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Common bear afflictions


Sarcoptic Mange

Sarcoptic mange is rarely seen in black bears in Michigan. It is caused by a mite (Sarcoptes scabiei), which lives and burrows into the layers of the skin. The mites cause an irritation, resulting in the animal scratching and biting at the affected area and spreading the mites on its body. Hair loss, thickening and wrinkling of the skin, and scab formation are the result of the infestation.

Pantless Bears: Hair loss on the hind end of black bear, dubbed “pantless bear syndrome” is a phenomenon that has been observed in multiple states. While the experts don’t think that this is caused by mange, they are uncertain what the exact cause is. One theory is that it is related to nutrition and researchers are looking at mineral concentrations in black bear livers and correlating with coat anomalies. This condition doesn’t appear to affect the bear physically and as this is a skin condition the meat would be okay for consumption. We are interested in reports and photos of bear suspected of having mange or with pantless bear syndrome. We are also interested in collecting skin and liver samples from pantless bears. If you encounter one of these bears, please report it online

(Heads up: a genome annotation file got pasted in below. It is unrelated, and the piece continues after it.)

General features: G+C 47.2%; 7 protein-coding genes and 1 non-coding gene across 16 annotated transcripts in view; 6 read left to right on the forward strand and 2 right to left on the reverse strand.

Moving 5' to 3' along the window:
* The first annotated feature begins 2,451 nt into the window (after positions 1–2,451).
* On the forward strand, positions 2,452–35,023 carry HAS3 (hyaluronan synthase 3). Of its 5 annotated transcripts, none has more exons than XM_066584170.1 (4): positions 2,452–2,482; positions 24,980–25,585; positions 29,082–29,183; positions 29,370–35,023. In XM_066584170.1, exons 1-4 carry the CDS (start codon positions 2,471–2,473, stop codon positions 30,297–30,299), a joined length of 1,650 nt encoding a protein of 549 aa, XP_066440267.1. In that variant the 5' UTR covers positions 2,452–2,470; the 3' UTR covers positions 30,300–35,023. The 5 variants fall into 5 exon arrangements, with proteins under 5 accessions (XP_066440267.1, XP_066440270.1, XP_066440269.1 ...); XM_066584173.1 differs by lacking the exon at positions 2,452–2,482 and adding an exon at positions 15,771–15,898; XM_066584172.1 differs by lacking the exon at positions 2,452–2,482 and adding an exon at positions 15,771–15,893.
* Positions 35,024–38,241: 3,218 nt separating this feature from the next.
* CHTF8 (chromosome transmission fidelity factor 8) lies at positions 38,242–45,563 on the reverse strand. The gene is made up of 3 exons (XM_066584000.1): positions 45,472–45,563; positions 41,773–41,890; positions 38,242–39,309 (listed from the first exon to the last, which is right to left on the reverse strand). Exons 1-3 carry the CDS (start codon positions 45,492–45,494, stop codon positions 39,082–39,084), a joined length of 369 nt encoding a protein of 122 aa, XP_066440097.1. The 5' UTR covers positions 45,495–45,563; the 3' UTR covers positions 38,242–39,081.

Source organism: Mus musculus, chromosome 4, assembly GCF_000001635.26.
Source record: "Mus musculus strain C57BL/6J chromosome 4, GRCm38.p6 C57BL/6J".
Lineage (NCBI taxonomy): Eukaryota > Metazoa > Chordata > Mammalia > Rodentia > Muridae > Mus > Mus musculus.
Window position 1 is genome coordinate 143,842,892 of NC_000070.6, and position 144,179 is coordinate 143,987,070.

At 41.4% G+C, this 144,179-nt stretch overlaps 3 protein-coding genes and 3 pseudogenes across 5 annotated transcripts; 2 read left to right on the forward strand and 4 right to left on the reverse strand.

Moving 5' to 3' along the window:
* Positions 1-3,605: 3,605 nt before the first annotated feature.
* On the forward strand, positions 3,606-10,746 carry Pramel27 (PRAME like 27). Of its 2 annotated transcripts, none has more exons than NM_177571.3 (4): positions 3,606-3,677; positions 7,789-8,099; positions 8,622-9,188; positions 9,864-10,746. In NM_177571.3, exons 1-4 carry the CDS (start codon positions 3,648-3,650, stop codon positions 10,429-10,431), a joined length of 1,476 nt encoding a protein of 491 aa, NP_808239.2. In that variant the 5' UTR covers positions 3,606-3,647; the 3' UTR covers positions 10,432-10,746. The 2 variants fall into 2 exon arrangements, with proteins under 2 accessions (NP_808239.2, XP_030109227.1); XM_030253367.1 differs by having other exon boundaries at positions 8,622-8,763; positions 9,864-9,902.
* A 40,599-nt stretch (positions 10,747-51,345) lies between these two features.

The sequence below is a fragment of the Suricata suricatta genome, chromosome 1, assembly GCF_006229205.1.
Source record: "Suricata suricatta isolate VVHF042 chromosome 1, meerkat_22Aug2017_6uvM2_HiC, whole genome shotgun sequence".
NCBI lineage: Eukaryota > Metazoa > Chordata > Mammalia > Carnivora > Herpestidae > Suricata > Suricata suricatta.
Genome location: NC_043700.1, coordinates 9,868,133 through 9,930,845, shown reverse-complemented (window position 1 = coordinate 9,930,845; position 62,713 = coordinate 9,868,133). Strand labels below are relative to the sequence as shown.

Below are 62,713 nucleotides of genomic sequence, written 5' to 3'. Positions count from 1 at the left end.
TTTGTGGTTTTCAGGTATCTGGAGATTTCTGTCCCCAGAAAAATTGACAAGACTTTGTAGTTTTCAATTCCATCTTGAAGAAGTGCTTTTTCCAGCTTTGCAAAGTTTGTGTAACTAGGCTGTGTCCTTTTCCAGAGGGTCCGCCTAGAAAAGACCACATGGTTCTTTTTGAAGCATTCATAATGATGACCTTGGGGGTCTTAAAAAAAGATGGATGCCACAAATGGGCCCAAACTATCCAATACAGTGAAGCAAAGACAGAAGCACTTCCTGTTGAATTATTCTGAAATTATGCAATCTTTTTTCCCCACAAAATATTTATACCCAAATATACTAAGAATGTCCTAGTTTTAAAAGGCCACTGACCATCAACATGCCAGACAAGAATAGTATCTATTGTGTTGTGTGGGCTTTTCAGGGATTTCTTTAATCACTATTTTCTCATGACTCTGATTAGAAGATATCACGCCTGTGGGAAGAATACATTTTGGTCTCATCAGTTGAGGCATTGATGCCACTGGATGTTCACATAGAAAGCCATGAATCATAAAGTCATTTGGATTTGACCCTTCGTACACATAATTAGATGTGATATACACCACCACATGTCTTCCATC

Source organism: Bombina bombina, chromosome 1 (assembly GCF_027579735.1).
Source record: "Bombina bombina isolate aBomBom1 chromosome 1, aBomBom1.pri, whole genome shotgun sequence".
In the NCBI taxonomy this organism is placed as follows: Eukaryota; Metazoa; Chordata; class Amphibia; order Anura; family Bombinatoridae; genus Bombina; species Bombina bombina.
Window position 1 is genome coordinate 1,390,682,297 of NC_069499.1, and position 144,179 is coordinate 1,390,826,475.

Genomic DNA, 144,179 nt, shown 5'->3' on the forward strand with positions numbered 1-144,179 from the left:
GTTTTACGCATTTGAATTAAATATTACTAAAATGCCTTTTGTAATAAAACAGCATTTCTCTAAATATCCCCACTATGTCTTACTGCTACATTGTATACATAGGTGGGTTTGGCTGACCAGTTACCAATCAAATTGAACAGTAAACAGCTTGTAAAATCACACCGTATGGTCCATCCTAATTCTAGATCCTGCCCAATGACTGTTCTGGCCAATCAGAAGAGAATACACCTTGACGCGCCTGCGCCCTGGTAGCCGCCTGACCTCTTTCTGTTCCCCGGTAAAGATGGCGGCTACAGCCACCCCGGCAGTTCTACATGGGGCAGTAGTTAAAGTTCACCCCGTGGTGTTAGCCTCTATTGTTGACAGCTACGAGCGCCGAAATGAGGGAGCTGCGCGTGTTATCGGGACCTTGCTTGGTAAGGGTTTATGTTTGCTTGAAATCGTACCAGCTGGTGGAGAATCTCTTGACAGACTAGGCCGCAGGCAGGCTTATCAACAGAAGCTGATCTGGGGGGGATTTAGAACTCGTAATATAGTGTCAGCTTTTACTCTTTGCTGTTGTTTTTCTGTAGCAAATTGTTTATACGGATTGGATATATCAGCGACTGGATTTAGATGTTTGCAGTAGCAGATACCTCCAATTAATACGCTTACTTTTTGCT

Subcutaneous/abdominal cavity

Bear Filarial Worm

The bear filarial worm (Dirofilaria ursi) is commonly seen subcutaneously on the neck and the inguinal area and in the connective tissue around the aorta, kidneys, and the rectum. The worm does not cause any clinical disease but is easily seen by a hunter when field dressing the bear.

Intestinal tract

Bear Roundworm

The common intestinal roundworm seen in bears is the ascarid Baylisascaris sp. and it can occur throughout the intestinal tract. These nematodes do not cause any clinical disease but if the intestinal tract is cut/torn the roundworms will migrate out of the tract and into the abdominal cavity. They are large and are easily seen by a hunter when field dressing the bear.